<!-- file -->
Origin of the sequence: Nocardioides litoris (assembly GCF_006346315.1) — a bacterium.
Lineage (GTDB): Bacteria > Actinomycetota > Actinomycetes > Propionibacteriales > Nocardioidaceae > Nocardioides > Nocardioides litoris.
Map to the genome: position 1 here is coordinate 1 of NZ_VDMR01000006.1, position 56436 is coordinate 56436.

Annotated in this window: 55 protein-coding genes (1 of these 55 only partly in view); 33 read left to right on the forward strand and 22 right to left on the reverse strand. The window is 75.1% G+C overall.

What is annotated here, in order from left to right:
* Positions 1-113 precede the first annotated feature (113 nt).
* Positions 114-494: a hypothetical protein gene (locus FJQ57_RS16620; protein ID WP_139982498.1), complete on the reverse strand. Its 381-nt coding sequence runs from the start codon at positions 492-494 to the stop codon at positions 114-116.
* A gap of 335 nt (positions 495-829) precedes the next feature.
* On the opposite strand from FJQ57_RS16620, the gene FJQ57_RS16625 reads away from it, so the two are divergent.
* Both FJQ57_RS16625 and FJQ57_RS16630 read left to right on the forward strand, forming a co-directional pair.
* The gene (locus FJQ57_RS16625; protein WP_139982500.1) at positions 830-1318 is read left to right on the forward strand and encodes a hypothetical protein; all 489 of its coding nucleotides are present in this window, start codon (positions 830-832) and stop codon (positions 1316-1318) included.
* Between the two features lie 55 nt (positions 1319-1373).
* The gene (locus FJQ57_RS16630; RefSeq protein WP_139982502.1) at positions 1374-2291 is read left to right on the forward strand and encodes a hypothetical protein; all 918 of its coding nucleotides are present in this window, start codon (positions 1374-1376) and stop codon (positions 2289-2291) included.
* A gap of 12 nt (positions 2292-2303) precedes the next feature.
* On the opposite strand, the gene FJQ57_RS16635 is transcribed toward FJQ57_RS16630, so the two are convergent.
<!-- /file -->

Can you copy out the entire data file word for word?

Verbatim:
Origin of the sequence: Nocardioides litoris (assembly GCF_006346315.1) — a bacterium.
Lineage (GTDB): Bacteria > Actinomycetota > Actinomycetes > Propionibacteriales > Nocardioidaceae > Nocardioides > Nocardioides litoris.
Map to the genome: position 1 here is coordinate 1 of NZ_VDMR01000006.1, position 56436 is coordinate 56436.

Annotated in this window: 55 protein-coding genes (1 of these 55 only partly in view); 33 read left to right on the forward strand and 22 right to left on the reverse strand. The window is 75.1% G+C overall.

What is annotated here, in order from left to right:
* Positions 1-113 precede the first annotated feature (113 nt).
* Positions 114-494: a hypothetical protein gene (locus FJQ57_RS16620; protein ID WP_139982498.1), complete on the reverse strand. Its 381-nt coding sequence runs from the start codon at positions 492-494 to the stop codon at positions 114-116.
* A gap of 335 nt (positions 495-829) precedes the next feature.
* On the opposite strand from FJQ57_RS16620, the gene FJQ57_RS16625 reads away from it, so the two are divergent.
* Both FJQ57_RS16625 and FJQ57_RS16630 read left to right on the forward strand, forming a co-directional pair.
* The gene (locus FJQ57_RS16625; protein WP_139982500.1) at positions 830-1318 is read left to right on the forward strand and encodes a hypothetical protein; all 489 of its coding nucleotides are present in this window, start codon (positions 830-832) and stop codon (positions 1316-1318) included.
* Between the two features lie 55 nt (positions 1319-1373).
* The gene (locus FJQ57_RS16630; RefSeq protein WP_139982502.1) at positions 1374-2291 is read left to right on the forward strand and encodes a hypothetical protein; all 918 of its coding nucleotides are present in this window, start codon (positions 1374-1376) and stop codon (positions 2289-2291) included.
* A gap of 12 nt (positions 2292-2303) precedes the next feature.
* On the opposite strand, the gene FJQ57_RS16635 is transcribed toward FJQ57_RS16630, so the two are convergent.